Well done stud youre a rock star dude x is crushing

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“Well done, stud.” “You’re a rock star, dude.” “X is crushing it.” “Y is killing it.” “Z is printing big trades. She’s a printing machine.” Because of the sovereign debt crisis and resultant turmoil in European markets, investors based there were looking to put their money somewhere relatively more stable. My business area, the United States of America, was where their eyes were turned. I saw that there was a ton of dry powder in Europe, client capital ready to be invested. And the clients who’d been burned by structured products now wanted to invest in transparent, exchange-listed business, business that wasn’t going to rock anybody’s world, but was going to be steady and solid over the next decade. But in order to do that business, I had to convince the partners that my London colleagues’ mind- sets needed to change. I spent the better part of a year in London shouting that message: “This is important business; it’s going to pay the bills. But more than that, it’s business we need to do to service our clients.” Now and then I was heard; mostly I wasn’t. After I returned from one particularly long and productive trip, I e-mailed Georgette saying I’d like to discuss some of the meetings I’d had. To my surprise, she came over to my desk and looked me in the face. She wasn’t smiling. “I don’t typically talk to my employees more than once a month,” she said sternly. “The only time I want to hear from you is in the form of a one-line e-mail that states how big the trade was and what the GCs were.” ——— My first six months in London flew by very quickly. I had been traveling and working hard but I also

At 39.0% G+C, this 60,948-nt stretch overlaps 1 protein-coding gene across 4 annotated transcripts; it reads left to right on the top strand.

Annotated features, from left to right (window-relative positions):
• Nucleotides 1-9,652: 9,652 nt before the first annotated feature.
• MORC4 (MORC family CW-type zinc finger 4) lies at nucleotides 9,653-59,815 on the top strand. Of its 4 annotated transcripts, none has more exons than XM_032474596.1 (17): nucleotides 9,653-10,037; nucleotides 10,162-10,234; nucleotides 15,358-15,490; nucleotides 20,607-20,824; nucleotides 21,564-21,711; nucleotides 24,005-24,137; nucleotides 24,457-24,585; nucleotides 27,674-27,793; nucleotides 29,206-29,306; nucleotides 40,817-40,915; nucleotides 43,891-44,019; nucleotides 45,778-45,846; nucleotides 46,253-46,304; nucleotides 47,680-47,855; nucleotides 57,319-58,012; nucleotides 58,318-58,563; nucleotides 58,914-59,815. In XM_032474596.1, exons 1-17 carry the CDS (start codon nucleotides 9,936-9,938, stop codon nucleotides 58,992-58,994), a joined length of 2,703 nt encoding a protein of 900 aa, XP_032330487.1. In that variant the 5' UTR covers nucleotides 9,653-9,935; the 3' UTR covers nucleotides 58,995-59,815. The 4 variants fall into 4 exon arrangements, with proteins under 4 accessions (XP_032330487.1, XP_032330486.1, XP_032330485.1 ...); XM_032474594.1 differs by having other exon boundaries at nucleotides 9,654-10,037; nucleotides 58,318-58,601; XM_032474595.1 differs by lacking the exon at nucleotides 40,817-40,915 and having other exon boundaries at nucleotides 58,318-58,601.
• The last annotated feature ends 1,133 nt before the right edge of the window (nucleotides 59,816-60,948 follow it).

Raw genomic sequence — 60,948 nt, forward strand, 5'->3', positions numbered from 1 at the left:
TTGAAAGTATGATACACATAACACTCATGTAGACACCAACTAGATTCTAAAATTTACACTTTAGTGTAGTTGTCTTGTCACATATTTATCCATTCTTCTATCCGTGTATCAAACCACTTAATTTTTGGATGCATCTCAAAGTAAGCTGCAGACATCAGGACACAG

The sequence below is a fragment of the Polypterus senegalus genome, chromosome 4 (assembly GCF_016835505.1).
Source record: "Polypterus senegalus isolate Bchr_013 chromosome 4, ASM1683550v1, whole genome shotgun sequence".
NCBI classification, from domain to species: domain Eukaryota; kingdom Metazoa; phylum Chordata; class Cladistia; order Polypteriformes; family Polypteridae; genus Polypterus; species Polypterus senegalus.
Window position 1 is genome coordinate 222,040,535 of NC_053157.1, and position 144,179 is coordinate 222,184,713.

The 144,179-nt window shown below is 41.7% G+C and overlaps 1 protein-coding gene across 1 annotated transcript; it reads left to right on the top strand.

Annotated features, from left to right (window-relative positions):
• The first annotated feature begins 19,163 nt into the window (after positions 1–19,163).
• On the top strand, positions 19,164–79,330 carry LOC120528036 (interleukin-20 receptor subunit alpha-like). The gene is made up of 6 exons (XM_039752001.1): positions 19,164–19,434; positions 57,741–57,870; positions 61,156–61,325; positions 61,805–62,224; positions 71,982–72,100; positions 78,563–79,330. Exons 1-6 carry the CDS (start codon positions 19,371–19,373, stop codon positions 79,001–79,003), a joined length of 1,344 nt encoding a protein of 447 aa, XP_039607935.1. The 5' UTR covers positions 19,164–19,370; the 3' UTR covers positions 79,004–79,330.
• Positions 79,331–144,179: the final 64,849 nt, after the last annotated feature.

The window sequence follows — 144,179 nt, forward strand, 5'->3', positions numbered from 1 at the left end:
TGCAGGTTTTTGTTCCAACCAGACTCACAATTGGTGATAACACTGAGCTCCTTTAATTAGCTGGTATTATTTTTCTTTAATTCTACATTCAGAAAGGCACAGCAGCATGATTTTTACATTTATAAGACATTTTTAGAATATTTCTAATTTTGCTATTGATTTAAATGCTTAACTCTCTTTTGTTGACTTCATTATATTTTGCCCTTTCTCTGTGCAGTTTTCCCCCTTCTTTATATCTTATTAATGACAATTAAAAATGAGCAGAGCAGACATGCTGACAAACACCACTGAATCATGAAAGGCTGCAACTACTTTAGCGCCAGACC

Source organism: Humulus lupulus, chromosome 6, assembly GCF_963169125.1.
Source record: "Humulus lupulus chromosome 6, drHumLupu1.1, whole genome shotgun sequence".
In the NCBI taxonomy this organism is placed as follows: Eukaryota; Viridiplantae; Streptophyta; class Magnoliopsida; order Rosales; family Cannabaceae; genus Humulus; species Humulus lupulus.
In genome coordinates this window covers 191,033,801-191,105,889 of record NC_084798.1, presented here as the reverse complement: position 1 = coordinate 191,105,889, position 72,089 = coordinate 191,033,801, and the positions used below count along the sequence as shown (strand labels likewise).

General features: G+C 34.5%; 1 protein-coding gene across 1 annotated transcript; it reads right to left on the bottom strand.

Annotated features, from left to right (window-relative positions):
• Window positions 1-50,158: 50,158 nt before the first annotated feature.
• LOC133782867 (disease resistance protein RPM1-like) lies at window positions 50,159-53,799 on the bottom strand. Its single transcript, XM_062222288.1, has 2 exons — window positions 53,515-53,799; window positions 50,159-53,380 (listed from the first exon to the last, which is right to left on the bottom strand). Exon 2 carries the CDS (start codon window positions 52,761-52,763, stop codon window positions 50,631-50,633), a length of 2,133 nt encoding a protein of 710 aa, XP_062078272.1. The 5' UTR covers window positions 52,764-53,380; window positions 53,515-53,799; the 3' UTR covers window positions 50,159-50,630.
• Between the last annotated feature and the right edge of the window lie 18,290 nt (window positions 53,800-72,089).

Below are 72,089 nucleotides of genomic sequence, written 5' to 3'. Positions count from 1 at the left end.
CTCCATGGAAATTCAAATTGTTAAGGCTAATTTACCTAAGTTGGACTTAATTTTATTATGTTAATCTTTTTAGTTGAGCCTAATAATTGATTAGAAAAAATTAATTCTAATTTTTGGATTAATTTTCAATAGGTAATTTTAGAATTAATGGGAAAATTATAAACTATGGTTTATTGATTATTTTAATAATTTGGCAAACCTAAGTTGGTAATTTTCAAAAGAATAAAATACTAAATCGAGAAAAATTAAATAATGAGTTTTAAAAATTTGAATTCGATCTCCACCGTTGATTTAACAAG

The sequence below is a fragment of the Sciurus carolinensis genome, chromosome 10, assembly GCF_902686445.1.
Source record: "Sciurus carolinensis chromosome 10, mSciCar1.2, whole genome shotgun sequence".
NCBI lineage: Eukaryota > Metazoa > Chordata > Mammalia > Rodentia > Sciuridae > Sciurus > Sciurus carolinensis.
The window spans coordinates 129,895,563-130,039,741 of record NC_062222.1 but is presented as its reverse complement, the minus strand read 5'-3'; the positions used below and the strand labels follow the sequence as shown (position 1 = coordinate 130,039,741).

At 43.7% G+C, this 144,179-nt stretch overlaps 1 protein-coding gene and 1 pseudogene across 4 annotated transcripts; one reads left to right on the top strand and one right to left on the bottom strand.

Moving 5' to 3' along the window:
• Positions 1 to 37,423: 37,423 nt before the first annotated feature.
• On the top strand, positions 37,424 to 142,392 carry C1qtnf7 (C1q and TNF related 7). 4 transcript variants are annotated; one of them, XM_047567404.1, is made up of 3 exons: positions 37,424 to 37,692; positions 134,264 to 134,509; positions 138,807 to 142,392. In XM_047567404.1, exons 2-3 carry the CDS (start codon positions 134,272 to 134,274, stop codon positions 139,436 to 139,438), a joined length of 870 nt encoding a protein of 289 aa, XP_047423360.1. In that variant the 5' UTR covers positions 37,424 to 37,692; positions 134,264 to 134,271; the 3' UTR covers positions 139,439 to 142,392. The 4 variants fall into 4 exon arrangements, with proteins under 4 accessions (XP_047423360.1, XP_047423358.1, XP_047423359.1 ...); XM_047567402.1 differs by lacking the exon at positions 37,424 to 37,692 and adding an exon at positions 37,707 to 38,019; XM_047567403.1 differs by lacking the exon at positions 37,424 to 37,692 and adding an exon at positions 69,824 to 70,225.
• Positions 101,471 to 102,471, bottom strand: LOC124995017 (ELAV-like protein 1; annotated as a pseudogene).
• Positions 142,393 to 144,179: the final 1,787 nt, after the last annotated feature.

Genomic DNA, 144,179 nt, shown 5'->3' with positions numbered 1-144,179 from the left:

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got to have some fun. I was lucky to be courtside in Paris to see Rafael Nadal beat Roger Federer for his sixth French Open title, and at Wimbledon to eat strawberries and cream and watch Novak Djokovic win his first. I also got to eat at some good places like Pied à Terre in Bloomsbury, St. John in Farringdon, and The Ivy in London’s West End. I was grateful for these experiences and tried to remember to smell the roses as often as possible. Here’s a tip, next time you are in London: add a lot of salt and pepper to whatever you order. Trust me, it needs it. In June 2011, I flew back to New York to talk to a couple of the partners and give them my assessment. They were all eager to hear about London. “What’s the culture there like?” the first of the five partners I met with asked. I was blunt. I said it was a trading culture where people were, first and foremost, concerned about making money for the firm. This partner had spent a lot of time in London, and he agreed with me. During my time in New York, I also met with a 2004 partner. Unprompted by anything I said, he asked, “So how bad is the culture over there?” When I gave him my assessment, he smiled a little. “The leaders in London generally aren’t client guys like we are in New York,” he said. “They’re focused on getting clients to do things, not asking clients what they need.” He added that Michael Sherwood (aka Woody), the co-CEO of Europe, and Gary Cohn really didn’t get along.
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